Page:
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The heart-rates have probably only got back to normal for Moy Davitts' supporters following last Saturday nights amazing come from behind injury time victory in the Mayo Intermediate Football Championship final. Trailing by three points in injury time, having led by five at the turnaround and a man up, they had only managed to score a single point in the entire 30 minutes of normal play in the second half - but somehow they managed to win the game in a amazing four minutes of action. James Mulderrig hammered home a thunderbolt of a goal from 20 yards out, to level it up - it was that type of shot that once it left his boot you could see it was only going to end up in one place and that was followed by a floating effort from Séan Kelly which seemed to just about make it over crossbar.
The intermediate football championship final has been fixed for Saturday in Pearse Stadium (1pm) according to Galwaygaa.ie.
The last remaining county senior hurling semi-final berth is expected to be decided on Sunday in Kenny Park (2pm) when city side Liam Mellows take on Clarinbridge in an eagerly anticipated replay, following last weekend's dramatic draw.
The lastest SUV offering is the Opel Grandland X which will be on show in Galway tomorrow in JJ Fleming's state-of-the-art showroom.
The Mayo Senior championship quarter finals threw up a couple of eye catching results over last weekend. It was the first time ever that the four group winners failed to win their quarter finals, although Ballintubber did get through to the semi-final at the second time of asking after Wednesday night's replay with Hollymount- Carramore.
All roads lead to Ballina tomorrow for what promises to be two real battles, with a place in the Mayo Intermediate Football Championship final up for grabs. The action gets under way at 2.45pm with the meeting of last year's beaten intermediate finalists Kiltimagh and last year's Mayo and Connacht junior champions Louisburgh.
Just when I thought I was out, they pull me back in! I could apply that quote to the Mayo Advertiser asking me to return for a one-off All-Ireland final article or to Mayo football itself. Either way, I am delighted to be in this position in mid-September. As ardent football fans we have been deservedly rewarded in this county. Supporters have fed off our team’s energy and vice versa. That relationship is an essential component for a successful season so do what you can to make it to Dublin this weekend and bring the colour, bring the noise. When the 66-year drought ends this Sunday and the pent-up euphoria is unleashed with little hope of abating, my one concern is that the names of the men who built a football-loving county and laid the foundations for thousands of fanatics and players may be lost in the many celebratory renditions of The Green and Red of Mayo.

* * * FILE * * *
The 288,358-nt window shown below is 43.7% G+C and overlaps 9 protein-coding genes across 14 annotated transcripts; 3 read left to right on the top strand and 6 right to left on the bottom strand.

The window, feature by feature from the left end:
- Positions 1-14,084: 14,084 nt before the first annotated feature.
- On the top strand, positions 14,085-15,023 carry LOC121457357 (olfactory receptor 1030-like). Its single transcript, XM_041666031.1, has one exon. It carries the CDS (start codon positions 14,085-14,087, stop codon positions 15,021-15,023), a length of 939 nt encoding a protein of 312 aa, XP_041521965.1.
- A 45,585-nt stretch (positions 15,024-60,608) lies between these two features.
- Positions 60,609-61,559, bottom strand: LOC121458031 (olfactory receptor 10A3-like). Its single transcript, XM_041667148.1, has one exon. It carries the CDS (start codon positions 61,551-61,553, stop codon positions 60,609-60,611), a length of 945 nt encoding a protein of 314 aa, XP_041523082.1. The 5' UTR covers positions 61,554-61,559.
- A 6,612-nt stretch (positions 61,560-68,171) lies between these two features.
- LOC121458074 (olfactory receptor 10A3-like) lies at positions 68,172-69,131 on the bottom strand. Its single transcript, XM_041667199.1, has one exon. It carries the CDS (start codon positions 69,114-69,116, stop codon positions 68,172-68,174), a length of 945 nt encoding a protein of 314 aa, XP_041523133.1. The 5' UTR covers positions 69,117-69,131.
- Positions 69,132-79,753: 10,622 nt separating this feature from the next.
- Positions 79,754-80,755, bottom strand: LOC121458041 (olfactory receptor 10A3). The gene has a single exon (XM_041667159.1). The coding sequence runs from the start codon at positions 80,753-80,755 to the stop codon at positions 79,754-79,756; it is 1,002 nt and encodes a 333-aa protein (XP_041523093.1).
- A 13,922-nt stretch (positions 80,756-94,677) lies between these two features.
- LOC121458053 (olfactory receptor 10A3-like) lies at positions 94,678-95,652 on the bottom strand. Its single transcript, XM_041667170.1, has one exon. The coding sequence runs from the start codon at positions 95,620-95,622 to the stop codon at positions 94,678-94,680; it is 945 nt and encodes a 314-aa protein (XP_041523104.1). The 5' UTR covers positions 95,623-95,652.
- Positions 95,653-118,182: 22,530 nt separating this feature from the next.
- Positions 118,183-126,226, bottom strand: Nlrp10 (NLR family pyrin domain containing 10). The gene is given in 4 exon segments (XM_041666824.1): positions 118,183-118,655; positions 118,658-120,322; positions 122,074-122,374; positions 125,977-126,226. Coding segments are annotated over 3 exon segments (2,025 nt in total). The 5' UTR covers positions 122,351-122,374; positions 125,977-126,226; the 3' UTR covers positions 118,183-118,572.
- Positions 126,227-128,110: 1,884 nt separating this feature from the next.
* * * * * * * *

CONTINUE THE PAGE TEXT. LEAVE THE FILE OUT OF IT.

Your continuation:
All-Ireland final fever is here. I still have to pinch myself to contemplate that Mayo are back in the football showpiece again. Looking at Mayo's run to the final you'd almost forget that it started against Sligo in Castlebar on May 21. The ticket fiasco is still the same, however, with most Mayo folk willing to beg, borrow, or steal to get their hands on that elusive golden ticket. Some novel efforts took to Tinder looking for a female acquaintance, the only catch was they had to have a spare ticket for the game. The most desperate are offering their spouses in return for a match day pass, it's all part of the fun, it's all part of the build up.
At the smoothly run and enjoyable homecoming for both minor and senior teams in Pearse Stadium on Monday, Galway minor hurling manager Jeffrey Lynskey quoted the old Meat Loaf classic “Two out of three ain’t bad” to describe Galway’s terrific 2-17 to 2-15 win over Cork in the All-Ireland minor final.
He has an All Ireland club medal, U21 winner's medal, three All Stars, two league winner's medals, a Fitzgibbon Cup and a couple of Leinister titles in his back pocket, but the one he really wants is up for grabs on Sunday afternoon.